Inside I inserted some green-tinted plastic from a 2 liter Seven Up bottle I have saved.  (Yes, I told you I save everything!)  It is held in with the bottom of the can, which I cut out the center of.  The two layers of aluminum were sandwiched in between two layers of the leather and riveted into place.  So no sharp edges are visible.  Oh, and I forgot to mention that the leather was stained with bottle of old shoe polish I happened to have.

Hope you've enjoyed my entry!  I talk a little more about it and other projects like it on my blog here.

Good luck with your own spring (or not-so-spring) cleaning!
« Last Edit: April 09, 2012 08:02:49 PM by mieljolie » THIS ROCKS   Logged

MeganCrafts
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« Reply #1 on: April 06, 2012 10:52:56 AM »

This is absolutely incredible.  Amazing job.  I kind of want to make my OH a set of beer goggles, now.
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mieljolie
« Reply #2 on: April 06, 2012 11:02:19 AM »

Hope you try it!  Just be really careful cutting the cans.  They're really sharp.  I used regular old scissors for most of the cutting.
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lidehtium
« Reply #3 on: April 06, 2012 12:10:24 PM »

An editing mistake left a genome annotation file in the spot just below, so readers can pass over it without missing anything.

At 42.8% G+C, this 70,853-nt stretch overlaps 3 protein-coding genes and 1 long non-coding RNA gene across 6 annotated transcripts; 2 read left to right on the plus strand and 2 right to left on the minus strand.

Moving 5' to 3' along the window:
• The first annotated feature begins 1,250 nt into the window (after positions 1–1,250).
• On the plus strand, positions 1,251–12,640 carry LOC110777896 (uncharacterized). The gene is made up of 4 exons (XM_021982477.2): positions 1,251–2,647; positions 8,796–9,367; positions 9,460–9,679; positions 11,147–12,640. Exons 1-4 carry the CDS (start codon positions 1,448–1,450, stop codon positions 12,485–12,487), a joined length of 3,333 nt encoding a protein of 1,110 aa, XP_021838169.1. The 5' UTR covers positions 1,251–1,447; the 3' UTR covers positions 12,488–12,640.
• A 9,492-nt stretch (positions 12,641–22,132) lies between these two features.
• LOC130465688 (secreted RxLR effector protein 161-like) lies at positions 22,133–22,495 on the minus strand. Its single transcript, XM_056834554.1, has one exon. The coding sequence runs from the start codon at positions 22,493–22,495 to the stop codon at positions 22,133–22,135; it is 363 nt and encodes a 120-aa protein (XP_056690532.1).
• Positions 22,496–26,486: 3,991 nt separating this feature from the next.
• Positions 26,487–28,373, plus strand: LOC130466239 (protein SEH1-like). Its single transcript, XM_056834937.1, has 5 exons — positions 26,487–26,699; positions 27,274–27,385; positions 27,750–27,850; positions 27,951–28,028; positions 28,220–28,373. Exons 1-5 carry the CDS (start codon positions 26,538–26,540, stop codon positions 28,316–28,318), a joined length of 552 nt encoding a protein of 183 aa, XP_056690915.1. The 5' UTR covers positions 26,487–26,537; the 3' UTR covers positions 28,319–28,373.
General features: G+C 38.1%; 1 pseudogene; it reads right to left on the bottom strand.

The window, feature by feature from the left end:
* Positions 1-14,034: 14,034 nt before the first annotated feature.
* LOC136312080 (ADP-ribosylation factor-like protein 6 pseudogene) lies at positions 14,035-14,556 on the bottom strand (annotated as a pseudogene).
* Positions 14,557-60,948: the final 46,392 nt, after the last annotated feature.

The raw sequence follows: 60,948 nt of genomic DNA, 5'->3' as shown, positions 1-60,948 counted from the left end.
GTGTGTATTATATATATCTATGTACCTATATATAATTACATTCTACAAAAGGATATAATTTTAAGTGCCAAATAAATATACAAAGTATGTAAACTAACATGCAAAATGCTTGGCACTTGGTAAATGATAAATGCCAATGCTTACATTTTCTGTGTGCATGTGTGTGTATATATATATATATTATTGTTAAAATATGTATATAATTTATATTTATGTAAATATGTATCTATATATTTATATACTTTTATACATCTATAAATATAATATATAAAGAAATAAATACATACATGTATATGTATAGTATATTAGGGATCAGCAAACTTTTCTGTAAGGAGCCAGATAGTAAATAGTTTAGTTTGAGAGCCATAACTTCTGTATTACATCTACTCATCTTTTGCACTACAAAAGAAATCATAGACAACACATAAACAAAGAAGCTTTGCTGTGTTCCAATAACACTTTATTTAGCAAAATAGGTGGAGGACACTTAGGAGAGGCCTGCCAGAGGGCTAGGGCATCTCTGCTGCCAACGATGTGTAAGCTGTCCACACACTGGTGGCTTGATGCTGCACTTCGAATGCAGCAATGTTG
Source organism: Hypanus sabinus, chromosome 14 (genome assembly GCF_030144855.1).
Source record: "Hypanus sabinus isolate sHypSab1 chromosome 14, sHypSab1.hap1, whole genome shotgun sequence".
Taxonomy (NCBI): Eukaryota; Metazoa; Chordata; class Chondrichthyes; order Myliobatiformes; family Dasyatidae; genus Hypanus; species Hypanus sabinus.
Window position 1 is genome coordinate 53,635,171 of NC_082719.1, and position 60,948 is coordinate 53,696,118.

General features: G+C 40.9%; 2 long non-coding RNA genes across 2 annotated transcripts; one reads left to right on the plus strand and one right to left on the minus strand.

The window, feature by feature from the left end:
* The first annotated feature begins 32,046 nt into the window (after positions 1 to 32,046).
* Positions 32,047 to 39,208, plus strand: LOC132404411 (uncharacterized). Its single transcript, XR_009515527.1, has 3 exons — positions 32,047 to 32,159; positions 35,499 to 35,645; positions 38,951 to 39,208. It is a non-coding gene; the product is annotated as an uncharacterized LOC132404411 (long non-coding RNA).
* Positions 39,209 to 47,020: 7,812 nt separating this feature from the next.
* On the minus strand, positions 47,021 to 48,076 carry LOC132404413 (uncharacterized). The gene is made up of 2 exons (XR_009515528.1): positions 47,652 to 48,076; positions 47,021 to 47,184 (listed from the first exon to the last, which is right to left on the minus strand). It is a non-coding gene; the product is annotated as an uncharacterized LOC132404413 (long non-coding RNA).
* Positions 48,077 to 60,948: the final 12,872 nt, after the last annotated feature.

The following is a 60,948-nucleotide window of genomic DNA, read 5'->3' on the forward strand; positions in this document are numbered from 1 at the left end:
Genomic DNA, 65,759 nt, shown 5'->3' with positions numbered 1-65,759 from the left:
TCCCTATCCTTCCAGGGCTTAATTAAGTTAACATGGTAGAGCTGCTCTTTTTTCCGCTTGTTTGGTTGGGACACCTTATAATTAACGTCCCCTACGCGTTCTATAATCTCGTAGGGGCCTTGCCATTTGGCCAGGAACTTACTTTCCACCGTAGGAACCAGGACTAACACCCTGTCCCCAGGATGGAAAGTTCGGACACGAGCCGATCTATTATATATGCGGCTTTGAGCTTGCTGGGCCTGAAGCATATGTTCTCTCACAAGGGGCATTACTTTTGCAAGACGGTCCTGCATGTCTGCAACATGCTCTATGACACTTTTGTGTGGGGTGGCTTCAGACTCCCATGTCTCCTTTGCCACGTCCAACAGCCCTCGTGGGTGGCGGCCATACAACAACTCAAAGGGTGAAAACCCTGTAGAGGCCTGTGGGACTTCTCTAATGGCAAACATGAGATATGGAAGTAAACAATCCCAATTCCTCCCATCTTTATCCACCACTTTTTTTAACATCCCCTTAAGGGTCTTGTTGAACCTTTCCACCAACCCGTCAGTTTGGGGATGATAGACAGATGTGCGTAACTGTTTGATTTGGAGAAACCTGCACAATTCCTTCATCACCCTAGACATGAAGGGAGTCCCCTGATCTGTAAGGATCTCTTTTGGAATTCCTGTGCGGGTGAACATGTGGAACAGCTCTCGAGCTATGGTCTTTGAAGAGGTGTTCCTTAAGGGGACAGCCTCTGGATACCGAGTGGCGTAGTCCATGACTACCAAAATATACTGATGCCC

I am seriously impressed by this! I didnt even realize the goggles were made of cans until a few pictures down!
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erdbeerblau
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« Reply #4 on: April 06, 2012 12:38:27 PM »

This is the best pair of steampunk goggles I have come across so far! Awesome how your brain works  Cheesy

I have one question: How did you punch the holes for the rivets? It seems almost impossible with all those layers and the general shape and all.

Great Work.
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« Reply #5 on: April 06, 2012 12:50:29 PM »

how amazing and inventive!
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mieljolie
« Reply #6 on: April 06, 2012 01:02:11 PM »

Thanks for the comments!

...I have one question: How did you punch the holes for the rivets? It seems almost impossible with all those layers and the general shape and all....